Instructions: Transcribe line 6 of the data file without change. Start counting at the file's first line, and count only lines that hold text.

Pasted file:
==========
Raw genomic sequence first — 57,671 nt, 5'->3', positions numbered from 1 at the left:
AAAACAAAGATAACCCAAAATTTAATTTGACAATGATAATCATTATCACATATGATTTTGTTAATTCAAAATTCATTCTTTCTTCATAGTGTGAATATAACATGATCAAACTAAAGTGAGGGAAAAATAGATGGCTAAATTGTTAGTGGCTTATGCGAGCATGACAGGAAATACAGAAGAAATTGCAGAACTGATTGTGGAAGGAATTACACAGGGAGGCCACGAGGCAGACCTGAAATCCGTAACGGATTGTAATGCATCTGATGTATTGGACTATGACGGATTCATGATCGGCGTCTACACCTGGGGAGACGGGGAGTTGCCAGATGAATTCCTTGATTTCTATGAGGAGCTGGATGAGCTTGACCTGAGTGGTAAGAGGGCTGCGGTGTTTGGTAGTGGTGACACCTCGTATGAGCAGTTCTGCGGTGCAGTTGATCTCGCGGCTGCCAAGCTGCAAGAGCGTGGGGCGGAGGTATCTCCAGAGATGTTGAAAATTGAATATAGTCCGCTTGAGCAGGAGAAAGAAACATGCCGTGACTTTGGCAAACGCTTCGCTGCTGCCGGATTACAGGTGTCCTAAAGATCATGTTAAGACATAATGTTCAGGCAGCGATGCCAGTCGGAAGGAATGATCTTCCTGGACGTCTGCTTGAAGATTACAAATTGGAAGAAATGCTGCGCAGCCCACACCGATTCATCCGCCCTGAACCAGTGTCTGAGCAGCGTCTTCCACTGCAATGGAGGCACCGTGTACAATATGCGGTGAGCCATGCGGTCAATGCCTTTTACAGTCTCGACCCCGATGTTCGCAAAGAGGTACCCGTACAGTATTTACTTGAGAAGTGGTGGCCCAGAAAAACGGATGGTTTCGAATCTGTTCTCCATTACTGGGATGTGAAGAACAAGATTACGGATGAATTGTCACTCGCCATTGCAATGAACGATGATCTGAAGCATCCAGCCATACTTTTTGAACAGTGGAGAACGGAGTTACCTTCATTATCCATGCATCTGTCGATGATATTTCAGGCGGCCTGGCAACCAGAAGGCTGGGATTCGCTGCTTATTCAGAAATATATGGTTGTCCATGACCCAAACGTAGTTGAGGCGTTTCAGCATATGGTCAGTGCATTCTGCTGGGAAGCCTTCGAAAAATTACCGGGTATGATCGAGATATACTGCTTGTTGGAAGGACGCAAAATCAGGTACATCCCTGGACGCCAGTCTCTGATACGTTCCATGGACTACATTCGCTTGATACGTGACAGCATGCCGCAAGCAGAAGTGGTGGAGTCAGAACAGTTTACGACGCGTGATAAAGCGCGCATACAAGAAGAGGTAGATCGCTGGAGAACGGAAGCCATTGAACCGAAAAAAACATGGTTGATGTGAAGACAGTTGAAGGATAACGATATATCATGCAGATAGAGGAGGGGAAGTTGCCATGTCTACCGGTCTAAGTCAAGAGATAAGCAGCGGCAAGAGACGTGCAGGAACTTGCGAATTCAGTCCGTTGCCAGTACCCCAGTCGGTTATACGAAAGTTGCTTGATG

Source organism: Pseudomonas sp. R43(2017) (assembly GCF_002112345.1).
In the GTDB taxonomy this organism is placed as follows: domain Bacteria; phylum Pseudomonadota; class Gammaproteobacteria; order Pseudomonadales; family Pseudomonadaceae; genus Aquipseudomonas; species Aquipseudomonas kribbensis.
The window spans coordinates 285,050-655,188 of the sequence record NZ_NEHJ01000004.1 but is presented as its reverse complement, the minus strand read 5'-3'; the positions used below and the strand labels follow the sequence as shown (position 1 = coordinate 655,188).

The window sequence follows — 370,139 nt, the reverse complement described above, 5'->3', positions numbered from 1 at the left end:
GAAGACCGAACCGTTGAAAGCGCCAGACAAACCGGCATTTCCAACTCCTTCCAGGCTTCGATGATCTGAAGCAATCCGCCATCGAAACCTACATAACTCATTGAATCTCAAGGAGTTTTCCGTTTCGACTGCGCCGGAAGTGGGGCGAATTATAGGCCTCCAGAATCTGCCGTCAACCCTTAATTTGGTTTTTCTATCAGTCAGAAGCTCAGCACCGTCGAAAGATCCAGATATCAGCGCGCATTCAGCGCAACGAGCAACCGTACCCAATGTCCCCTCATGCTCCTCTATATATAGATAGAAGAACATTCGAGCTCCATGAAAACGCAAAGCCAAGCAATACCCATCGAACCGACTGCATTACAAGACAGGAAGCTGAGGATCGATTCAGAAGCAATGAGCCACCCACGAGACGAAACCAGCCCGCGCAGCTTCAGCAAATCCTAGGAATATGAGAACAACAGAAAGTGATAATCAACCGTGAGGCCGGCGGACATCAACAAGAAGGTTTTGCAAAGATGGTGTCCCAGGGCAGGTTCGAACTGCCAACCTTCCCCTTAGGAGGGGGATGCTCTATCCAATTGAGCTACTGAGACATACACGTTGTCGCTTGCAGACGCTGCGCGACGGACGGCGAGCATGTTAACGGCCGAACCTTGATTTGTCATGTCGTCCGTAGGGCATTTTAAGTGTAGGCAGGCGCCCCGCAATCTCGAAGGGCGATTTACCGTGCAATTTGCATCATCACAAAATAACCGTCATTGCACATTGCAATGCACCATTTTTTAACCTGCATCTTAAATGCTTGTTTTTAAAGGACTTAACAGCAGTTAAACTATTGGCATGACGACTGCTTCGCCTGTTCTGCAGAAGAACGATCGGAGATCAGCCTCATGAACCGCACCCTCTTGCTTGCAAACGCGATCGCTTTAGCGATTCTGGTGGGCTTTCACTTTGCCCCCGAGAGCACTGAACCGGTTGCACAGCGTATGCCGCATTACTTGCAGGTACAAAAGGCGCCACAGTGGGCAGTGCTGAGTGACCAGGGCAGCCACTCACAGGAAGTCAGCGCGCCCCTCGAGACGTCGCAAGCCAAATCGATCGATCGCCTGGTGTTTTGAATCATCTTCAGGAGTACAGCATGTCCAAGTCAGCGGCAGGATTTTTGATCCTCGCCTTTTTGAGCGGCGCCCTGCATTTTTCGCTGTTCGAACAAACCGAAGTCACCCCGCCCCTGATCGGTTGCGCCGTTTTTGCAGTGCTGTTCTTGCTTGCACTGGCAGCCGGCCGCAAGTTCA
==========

The window sequence follows — 370,139 nt, the reverse complement described above, 5'->3', positions numbered from 1 at the left end: